One of the early things you’ll hear when you start out writing fiction is the phrase ‘raising the stakes’. But what does it actually mean, and more importantly, how do you do it?
We’ve all read novels or watched movies or TV shows that make us hold our breath and tense our shoulders. It’s this tension in the narrative that makes for engaging reading or viewing. And that tension is brought about by the writer somehow raising the stakes.
Raising the stakes means throwing everything at your characters. Making them uncomfortable, putting them in situations that make them question their values or morals, and forcing them to make choices that have serious consequences. The more we throw at our characters, the more they have to risk or put on the line with the choices they make (or we as writers make for them).
Raising the stakes means building the tension until something has to give – the suspense of what will give (or what the character could lose) is what engages the reader. By this stage of the story, your reader will (should) be rooting for your characters. Wanting them to succeed. Wanting things to turn our right. And it is our job as writers to make it look as if that isn’t going to happen.
So why is it so hard for us as writers to do this? It sounds easy, doesn’t it? Make things bad for your character. Easy! But it’s not.
You see, when you raise the stakes for your character your story becomes messy and complicated. Plotlines intersect and more often than not, your manuscript ends up looking like a badly crocheted blanket, with twisted wool and gaping holes. It’s much easier to stick with one little ‘mishap’ for your character. The problem is, that’s the surefire way to lose the reader’s interest. Your readers will not only be bored but they’ll be angry. They came here for a story! They chose your book and invested their precious time, so it’s your job to make it worthwhile. That’s why you must raise the stakes; as high as you can!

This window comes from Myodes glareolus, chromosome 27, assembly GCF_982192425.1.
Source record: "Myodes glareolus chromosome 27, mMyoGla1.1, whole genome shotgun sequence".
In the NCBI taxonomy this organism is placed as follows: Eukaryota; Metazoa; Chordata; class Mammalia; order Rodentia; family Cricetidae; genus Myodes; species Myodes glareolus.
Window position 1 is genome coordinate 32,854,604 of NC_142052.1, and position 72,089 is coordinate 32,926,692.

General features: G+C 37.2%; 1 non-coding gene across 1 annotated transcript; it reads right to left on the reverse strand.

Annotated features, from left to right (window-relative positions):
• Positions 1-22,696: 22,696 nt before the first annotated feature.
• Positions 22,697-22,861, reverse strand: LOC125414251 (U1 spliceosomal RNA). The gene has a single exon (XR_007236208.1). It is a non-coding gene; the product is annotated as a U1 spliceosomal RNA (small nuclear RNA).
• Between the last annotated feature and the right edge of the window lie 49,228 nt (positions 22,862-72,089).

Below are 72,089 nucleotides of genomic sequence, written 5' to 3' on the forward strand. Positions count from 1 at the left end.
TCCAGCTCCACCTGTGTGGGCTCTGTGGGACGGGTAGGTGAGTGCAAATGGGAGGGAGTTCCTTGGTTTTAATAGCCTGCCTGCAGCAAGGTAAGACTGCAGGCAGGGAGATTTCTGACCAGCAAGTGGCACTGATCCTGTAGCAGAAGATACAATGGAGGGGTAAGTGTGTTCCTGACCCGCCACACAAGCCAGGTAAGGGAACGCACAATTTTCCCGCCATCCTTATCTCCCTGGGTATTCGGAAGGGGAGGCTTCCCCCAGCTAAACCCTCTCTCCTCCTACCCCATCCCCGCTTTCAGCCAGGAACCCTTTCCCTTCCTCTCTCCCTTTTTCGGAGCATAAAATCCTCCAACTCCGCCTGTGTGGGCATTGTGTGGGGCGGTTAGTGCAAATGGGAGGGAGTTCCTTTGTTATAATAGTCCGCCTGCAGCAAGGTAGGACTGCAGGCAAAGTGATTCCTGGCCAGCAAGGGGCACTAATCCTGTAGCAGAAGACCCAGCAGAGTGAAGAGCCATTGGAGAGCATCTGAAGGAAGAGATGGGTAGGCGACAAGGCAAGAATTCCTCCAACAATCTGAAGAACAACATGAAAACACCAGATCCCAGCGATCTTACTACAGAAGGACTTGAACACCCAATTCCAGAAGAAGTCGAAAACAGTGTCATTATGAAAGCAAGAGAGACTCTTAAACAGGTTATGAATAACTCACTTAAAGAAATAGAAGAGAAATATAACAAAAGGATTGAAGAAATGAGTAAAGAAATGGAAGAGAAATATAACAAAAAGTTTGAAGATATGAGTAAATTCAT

Raising the stakes doesn’t necessarily mean putting your characters in life or death situations. For a crime or psychological suspense novel that may be entirely acceptable, but the stakes don’t always need to be that high.
It comes back to knowing what your character’s goal is. And what’s getting in the way of them reaching that goal. Ask yourself, what is the worst thing that could happen to your character that would make it awfully hard for them to achieve that goal? What could they lose along the way? How does it play into their biggest fears? What personal flaws could you expose? What does your character need to risk? What will be the consequences of their actions? And, what morals and values are you asking them to question?
All these things raise the stakes for your character and therefore the tension in your story.
But, it’s not easy. It’s one of the things I struggle with the most, and I know I’m not alone. When I finish the first draft I know the thing I need to work on most, is raising the stakes. And it’s happened in every manuscript I’ve written.
This is where the editing process comes into full swing. Where you have to pull your novel apart, change things up, and do a heck of a lot of rewriting. It’s where the hard work takes place. Again. And again.
But, it’s worth it. And, if you want to write page-turning, commercial fiction it’s absolutely necessary. Because when it comes down to it, without raising the stakes, you don’t really have a story.